Hinch said, much like in McHugh's shaky start vs. the Yankees, Fiers was trying to dance around the zone too much in the first inning. And just like McHugh did against the Royals on Monday, Fiers figured out how to counter the Royals' assertive approach.
"Both pitchers came out and got ambushed," Hinch said. "We looked up and three hitters in, it's 3-0. Cain's homer was on a pitch that was on the inside part of the plate to the smallest part of the ballpark.
"Fiers settled in and started using his pitches more effectively. Those guys are really aggressive in the zone, and you have to be just around the zone enough to make them want to swing. He mixed his pitches better as the outing went along."
Fiers said the bounce-back grit wasn't inspired by the bullpen exhaustion, as he prefers to avoid the big picture in the moment and on the mound. Instead, he lamented on not lasting beyond the 101 pitches and six frames he worked for a still-weary bullpen.
"I have to do my job no matter what, going deep in the game," Fiers said. "I can't think about what's going on in the bullpen. I was able to go six, but other than that first inning when my pitch count was almost 30 pitches, I could've gone deeper."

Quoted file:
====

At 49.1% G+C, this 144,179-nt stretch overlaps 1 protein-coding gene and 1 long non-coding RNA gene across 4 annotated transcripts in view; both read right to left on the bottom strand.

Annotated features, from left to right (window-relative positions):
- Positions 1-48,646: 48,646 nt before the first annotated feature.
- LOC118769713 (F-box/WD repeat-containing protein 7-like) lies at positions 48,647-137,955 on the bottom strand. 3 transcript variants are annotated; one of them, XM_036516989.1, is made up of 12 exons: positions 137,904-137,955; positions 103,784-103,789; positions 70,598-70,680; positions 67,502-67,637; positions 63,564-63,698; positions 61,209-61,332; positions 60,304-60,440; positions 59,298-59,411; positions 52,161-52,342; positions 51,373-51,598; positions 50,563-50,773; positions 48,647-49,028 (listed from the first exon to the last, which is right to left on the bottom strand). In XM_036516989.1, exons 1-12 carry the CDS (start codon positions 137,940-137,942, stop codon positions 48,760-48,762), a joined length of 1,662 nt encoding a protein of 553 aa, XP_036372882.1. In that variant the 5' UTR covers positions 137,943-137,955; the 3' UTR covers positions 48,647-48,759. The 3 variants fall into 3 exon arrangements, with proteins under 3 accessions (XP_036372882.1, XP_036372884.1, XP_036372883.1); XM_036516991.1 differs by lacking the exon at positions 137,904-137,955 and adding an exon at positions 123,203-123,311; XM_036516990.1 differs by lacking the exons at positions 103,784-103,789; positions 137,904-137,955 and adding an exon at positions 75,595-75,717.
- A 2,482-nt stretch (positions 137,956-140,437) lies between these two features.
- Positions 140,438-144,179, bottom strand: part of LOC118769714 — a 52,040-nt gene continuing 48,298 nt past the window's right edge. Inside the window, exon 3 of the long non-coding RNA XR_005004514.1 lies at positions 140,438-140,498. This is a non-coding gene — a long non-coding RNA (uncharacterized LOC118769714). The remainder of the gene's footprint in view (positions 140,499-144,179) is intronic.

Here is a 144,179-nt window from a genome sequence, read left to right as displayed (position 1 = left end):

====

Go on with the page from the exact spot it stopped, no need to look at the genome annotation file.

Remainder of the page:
Fiers' ability to hand the ball to the 'pen for only the game's final third allowed Houston to use just two relievers, Will Harris and Luke Gregerson.
And Fiers' ability -- even in a losing effort -- to stretch his outing out doesn't go unnoticed beyond the outfield fence.
"We in the bullpen pay attention to that, and we appreciate it," said Harris, who tossed two scoreless innings. "Those guys are trying to eat up outs just like everybody else."